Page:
These creatures typically feature long bodies with narrow, pointed heads. Large eyes and prominent ears often accompany this trait, along with short tails relative to body length that may appear lighter in color than their coat. Their very powerful sense of smell allows for them to have long chisel-shaped incisors; their paws are narrow and usually bald; some species feature long guard hairs which give tufted features around ears and tail.

Rats are polygynandrous animals, meaning both females and males in a group have multiple partners. Rats reach sexual maturity around four months old and typically produce seven litters annually – typically breeding between spring and autumn but some tropical species breed all year-long – the gestation period being 21-26 days.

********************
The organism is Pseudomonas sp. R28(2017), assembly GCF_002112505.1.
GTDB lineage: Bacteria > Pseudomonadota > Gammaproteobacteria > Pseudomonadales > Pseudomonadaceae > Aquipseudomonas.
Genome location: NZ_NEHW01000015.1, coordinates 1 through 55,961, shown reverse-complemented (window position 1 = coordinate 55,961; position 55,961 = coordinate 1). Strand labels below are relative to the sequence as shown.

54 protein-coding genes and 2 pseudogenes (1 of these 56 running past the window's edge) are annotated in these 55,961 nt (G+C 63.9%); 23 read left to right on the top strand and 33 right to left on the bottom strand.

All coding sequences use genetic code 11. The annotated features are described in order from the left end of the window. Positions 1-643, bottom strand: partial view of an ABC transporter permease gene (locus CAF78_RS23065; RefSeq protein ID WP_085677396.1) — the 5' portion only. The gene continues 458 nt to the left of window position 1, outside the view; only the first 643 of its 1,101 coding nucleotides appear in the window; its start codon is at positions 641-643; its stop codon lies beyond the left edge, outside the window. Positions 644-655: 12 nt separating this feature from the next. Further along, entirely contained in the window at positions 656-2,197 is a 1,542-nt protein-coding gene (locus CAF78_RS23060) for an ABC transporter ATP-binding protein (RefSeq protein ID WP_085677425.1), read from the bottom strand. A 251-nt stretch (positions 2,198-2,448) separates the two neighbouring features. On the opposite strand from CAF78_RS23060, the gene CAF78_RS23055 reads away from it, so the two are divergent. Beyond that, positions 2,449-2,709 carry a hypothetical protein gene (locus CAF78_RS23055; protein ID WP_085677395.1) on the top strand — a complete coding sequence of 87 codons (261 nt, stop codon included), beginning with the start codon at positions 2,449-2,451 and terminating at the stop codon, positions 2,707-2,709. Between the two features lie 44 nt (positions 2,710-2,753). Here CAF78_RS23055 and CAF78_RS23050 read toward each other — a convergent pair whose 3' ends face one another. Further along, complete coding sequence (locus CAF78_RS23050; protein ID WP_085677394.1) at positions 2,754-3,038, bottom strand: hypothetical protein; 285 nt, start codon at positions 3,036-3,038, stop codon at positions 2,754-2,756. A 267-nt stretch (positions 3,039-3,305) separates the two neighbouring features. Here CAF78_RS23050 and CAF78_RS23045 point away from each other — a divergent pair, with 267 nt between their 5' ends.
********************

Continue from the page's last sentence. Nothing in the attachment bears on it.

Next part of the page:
House rats tend to be omnivorous eaters that consume almost anything digestible – particularly stored grains – while brown rats from forests and woodland areas can be more carnivorous, hunting small vertebrates such as shrimps, snails, mussels, insects, amphibians, bird eggs/young and poultry as prey items.

Some rat species possess very short, dense coats with soft fur while others have longer, coarser ones. Himalayan field rats (Rattus norvegicus) feature bicolored tails whereby their upper surface is brown or dark gray while their undersurface has paler tones; Hoogerwerf’s Rat of Sulawesi and Sikkim White-tailed Rat have brown all over except for basal third to half of tail, which remains pure white.

The Smithsonian’s National Zoo feeds its rat population primarily with rodent block diet, supplemented with fresh vegetables and fruits for enrichment. Our enclosures are clean, well-lit, temperature-controlled environments. Furthermore, trained staff handle them on an ongoing basis.